While I’m not as much into the show as some of its more avid fans, a well-made game will always catch my eye (ow), particularly one with the totally offbeat (and not for the young kiddies) humor the show excels at. So, yeah, if you’re new to the show, have wee ones and this game pops up as a request (because some kids can be cooler than their parents, or at least get away with watching cartoons out of their age range), you may want to play it for yourself and have your jaw hit your shoes a few times before you let those kids take it for a spin. Oh, you’ll very likely laugh your ass off in the process of checking this out. But that’s a good thing, correct?

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Coffee Crisis on Steam: A Guaranteed Caffeine Hit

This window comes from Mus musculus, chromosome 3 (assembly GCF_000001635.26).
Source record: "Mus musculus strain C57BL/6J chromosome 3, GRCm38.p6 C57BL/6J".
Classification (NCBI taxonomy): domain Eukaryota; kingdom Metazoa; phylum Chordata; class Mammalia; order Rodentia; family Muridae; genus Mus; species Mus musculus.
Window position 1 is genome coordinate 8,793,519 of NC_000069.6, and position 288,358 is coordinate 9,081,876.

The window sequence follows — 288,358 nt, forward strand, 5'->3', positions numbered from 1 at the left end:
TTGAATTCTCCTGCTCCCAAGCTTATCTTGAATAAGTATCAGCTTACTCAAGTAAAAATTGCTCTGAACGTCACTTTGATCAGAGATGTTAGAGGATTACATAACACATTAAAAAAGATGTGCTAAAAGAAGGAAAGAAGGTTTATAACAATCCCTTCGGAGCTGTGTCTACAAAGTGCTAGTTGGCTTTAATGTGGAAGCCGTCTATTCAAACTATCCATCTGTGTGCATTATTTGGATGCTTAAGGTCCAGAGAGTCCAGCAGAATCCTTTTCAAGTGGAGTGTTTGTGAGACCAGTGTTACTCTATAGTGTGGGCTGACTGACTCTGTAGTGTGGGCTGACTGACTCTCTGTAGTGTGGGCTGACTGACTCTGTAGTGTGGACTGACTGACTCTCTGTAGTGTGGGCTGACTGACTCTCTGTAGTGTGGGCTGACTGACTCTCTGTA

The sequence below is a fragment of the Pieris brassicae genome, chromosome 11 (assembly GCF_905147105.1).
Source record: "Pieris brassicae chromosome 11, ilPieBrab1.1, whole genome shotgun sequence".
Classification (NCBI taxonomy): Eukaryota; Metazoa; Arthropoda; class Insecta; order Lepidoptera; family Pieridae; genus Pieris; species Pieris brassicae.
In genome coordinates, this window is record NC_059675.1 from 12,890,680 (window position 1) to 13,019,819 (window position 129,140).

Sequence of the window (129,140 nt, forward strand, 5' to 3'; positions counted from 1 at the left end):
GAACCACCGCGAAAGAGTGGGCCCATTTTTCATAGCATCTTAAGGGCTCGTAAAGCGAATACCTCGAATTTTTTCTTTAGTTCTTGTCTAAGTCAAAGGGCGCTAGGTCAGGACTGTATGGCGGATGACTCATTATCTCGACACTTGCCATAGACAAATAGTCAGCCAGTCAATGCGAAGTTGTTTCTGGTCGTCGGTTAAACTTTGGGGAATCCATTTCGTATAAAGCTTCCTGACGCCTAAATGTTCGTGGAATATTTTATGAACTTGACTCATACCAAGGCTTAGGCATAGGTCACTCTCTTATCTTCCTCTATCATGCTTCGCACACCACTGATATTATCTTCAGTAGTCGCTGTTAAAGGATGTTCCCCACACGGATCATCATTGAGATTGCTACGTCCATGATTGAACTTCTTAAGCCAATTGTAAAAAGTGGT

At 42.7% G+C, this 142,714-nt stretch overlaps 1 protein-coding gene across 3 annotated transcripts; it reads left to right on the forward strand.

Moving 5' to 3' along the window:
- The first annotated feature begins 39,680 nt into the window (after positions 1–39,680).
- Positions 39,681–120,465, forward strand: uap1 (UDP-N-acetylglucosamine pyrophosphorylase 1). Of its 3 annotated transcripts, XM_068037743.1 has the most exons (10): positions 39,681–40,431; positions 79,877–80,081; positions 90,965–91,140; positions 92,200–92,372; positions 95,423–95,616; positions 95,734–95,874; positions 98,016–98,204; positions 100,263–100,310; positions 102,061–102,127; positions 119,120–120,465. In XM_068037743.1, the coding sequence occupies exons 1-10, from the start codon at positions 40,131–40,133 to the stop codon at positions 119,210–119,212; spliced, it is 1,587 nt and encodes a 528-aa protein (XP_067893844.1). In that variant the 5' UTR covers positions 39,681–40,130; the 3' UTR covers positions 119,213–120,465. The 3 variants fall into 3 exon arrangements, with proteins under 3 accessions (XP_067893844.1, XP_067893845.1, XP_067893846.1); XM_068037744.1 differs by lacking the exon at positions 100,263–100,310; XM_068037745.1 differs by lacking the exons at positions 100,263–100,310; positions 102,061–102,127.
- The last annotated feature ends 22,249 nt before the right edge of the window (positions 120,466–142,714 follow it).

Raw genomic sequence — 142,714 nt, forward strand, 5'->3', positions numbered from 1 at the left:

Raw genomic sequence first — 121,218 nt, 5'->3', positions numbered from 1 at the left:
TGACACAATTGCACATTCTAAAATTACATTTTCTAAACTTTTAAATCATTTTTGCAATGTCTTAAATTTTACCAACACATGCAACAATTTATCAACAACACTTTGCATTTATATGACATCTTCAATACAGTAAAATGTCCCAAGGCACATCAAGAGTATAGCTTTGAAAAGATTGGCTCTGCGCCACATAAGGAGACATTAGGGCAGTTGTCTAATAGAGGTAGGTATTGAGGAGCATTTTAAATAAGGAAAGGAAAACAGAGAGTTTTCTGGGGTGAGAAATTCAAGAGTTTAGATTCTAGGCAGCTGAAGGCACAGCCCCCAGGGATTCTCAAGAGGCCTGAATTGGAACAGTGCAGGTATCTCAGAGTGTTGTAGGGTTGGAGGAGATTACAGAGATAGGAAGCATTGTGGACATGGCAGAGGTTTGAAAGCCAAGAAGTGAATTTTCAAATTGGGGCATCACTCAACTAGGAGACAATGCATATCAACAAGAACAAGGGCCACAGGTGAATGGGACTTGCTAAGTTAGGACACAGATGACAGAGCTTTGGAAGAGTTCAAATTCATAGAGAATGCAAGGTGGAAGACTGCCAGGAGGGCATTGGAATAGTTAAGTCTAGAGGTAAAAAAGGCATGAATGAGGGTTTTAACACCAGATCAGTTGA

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Before you ask, YES, they still make games for the Sega Genesis. Well, small indie studios do. MegaCat Studios, for example. They put out a fun and funky Sega Genesis game called Coffee Crisis that got enough notice as a cartridge game that it was eventually ported to PC and can now be yours on Steam for less than the price of a can of coffee, or a few small coffees if you need a gauge of some sort.

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As for what the game is about, go pour yourself a cuppa joe (I’ll wait) and click, then read what’s below the jump.